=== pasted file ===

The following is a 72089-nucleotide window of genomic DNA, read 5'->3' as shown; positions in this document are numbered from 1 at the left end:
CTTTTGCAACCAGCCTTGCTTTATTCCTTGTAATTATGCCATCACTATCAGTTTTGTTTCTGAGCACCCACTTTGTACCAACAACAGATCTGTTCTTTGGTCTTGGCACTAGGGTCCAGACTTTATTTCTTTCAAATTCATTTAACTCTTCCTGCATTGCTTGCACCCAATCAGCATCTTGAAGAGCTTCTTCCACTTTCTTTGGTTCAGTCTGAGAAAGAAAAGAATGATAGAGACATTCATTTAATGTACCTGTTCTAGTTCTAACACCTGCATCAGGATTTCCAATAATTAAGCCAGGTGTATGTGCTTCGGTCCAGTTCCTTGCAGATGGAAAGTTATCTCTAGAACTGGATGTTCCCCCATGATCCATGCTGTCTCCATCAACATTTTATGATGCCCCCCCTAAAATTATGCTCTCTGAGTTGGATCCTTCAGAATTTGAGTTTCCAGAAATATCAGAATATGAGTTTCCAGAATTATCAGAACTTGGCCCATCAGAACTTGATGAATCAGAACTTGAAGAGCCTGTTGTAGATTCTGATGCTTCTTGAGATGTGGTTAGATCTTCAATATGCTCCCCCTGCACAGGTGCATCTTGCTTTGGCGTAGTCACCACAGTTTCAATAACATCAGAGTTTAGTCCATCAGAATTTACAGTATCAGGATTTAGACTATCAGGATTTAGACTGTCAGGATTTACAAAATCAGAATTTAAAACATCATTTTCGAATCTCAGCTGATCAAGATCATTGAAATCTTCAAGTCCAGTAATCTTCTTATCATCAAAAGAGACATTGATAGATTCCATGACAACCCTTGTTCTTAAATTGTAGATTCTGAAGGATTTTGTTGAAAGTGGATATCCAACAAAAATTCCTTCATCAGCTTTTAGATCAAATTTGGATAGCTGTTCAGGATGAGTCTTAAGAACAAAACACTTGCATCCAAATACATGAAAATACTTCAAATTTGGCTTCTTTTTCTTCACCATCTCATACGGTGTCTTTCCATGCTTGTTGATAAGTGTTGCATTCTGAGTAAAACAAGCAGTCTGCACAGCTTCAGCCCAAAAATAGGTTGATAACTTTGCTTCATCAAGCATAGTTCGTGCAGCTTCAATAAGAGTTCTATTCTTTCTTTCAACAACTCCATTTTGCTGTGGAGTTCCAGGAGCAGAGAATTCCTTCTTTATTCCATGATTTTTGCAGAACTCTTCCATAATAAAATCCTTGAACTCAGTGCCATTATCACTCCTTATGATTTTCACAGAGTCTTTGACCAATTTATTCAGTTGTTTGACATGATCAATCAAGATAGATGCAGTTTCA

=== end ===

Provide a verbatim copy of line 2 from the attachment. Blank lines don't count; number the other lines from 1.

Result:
CTTTTGCAACCAGCCTTGCTTTATTCCTTGTAATTATGCCATCACTATCAGTTTTGTTTCTGAGCACCCACTTTGTACCAACAACAGATCTGTTCTTTGGTCTTGGCACTAGGGTCCAGACTTTATTTCTTTCAAATTCATTTAACTCTTCCTGCATTGCTTGCACCCAATCAGCATCTTGAAGAGCTTCTTCCACTTTCTTTGGTTCAGTCTGAGAAAGAAAAGAATGATAGAGACATTCATTTAATGTACCTGTTCTAGTTCTAACACCTGCATCAGGATTTCCAATAATTAAGCCAGGTGTATGTGCTTCGGTCCAGTTCCTTGCAGATGGAAAGTTATCTCTAGAACTGGATGTTCCCCCATGATCCATGCTGTCTCCATCAACATTTTATGATGCCCCCCCTAAAATTATGCTCTCTGAGTTGGATCCTTCAGAATTTGAGTTTCCAGAAATATCAGAATATGAGTTTCCAGAATTATCAGAACTTGGCCCATCAGAACTTGATGAATCAGAACTTGAAGAGCCTGTTGTAGATTCTGATGCTTCTTGAGATGTGGTTAGATCTTCAATATGCTCCCCCTGCACAGGTGCATCTTGCTTTGGCGTAGTCACCACAGTTTCAATAACATCAGAGTTTAGTCCATCAGAATTTACAGTATCAGGATTTAGACTATCAGGATTTAGACTGTCAGGATTTACAAAATCAGAATTTAAAACATCATTTTCGAATCTCAGCTGATCAAGATCATTGAAATCTTCAAGTCCAGTAATCTTCTTATCATCAAAAGAGACATTGATAGATTCCATGACAACCCTTGTTCTTAAATTGTAGATTCTGAAGGATTTTGTTGAAAGTGGATATCCAACAAAAATTCCTTCATCAGCTTTTAGATCAAATTTGGATAGCTGTTCAGGATGAGTCTTAAGAACAAAACACTTGCATCCAAATACATGAAAATACTTCAAATTTGGCTTCTTTTTCTTCACCATCTCATACGGTGTCTTTCCATGCTTGTTGATAAGTGTTGCATTCTGAGTAAAACAAGCAGTCTGCACAGCTTCAGCCCAAAAATAGGTTGATAACTTTGCTTCATCAAGCATAGTTCGTGCAGCTTCAATAAGAGTTCTATTCTTTCTTTCAACAACTCCATTTTGCTGTGGAGTTCCAGGAGCAGAGAATTCCTTCTTTATTCCATGATTTTTGCAGAACTCTTCCATAATAAAATCCTTGAACTCAGTGCCATTATCACTCCTTATGATTTTCACAGAGTCTTTGACCAATTTATTCAGTTGTTTGACATGATCAATCAAGATAGATGCAGTTTCA